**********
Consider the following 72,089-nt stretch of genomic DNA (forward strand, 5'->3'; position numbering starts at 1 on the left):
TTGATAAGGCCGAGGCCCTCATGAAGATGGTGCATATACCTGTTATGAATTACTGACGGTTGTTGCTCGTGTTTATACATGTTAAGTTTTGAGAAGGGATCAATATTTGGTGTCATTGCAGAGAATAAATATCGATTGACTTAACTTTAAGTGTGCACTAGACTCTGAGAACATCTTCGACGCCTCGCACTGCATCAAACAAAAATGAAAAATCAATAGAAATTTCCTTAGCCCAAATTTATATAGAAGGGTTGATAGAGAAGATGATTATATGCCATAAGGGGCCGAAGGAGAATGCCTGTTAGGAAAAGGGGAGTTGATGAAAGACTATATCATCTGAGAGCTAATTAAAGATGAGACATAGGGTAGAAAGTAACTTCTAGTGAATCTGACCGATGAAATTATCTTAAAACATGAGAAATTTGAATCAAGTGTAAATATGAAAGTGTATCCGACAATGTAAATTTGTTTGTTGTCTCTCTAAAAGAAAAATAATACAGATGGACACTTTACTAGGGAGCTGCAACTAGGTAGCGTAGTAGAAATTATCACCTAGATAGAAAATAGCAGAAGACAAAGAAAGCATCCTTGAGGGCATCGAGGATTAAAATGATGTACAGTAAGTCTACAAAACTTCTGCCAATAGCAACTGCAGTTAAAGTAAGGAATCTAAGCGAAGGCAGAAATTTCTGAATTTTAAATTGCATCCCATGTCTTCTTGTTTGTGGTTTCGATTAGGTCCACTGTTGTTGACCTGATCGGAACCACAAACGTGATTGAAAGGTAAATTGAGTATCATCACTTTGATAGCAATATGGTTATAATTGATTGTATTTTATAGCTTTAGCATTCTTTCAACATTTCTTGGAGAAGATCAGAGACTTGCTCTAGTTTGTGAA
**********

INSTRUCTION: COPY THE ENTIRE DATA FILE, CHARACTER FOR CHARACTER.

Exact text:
Consider the following 72,089-nt stretch of genomic DNA (forward strand, 5'->3'; position numbering starts at 1 on the left):
TTGATAAGGCCGAGGCCCTCATGAAGATGGTGCATATACCTGTTATGAATTACTGACGGTTGTTGCTCGTGTTTATACATGTTAAGTTTTGAGAAGGGATCAATATTTGGTGTCATTGCAGAGAATAAATATCGATTGACTTAACTTTAAGTGTGCACTAGACTCTGAGAACATCTTCGACGCCTCGCACTGCATCAAACAAAAATGAAAAATCAATAGAAATTTCCTTAGCCCAAATTTATATAGAAGGGTTGATAGAGAAGATGATTATATGCCATAAGGGGCCGAAGGAGAATGCCTGTTAGGAAAAGGGGAGTTGATGAAAGACTATATCATCTGAGAGCTAATTAAAGATGAGACATAGGGTAGAAAGTAACTTCTAGTGAATCTGACCGATGAAATTATCTTAAAACATGAGAAATTTGAATCAAGTGTAAATATGAAAGTGTATCCGACAATGTAAATTTGTTTGTTGTCTCTCTAAAAGAAAAATAATACAGATGGACACTTTACTAGGGAGCTGCAACTAGGTAGCGTAGTAGAAATTATCACCTAGATAGAAAATAGCAGAAGACAAAGAAAGCATCCTTGAGGGCATCGAGGATTAAAATGATGTACAGTAAGTCTACAAAACTTCTGCCAATAGCAACTGCAGTTAAAGTAAGGAATCTAAGCGAAGGCAGAAATTTCTGAATTTTAAATTGCATCCCATGTCTTCTTGTTTGTGGTTTCGATTAGGTCCACTGTTGTTGACCTGATCGGAACCACAAACGTGATTGAAAGGTAAATTGAGTATCATCACTTTGATAGCAATATGGTTATAATTGATTGTATTTTATAGCTTTAGCATTCTTTCAACATTTCTTGGAGAAGATCAGAGACTTGCTCTAGTTTGTGAA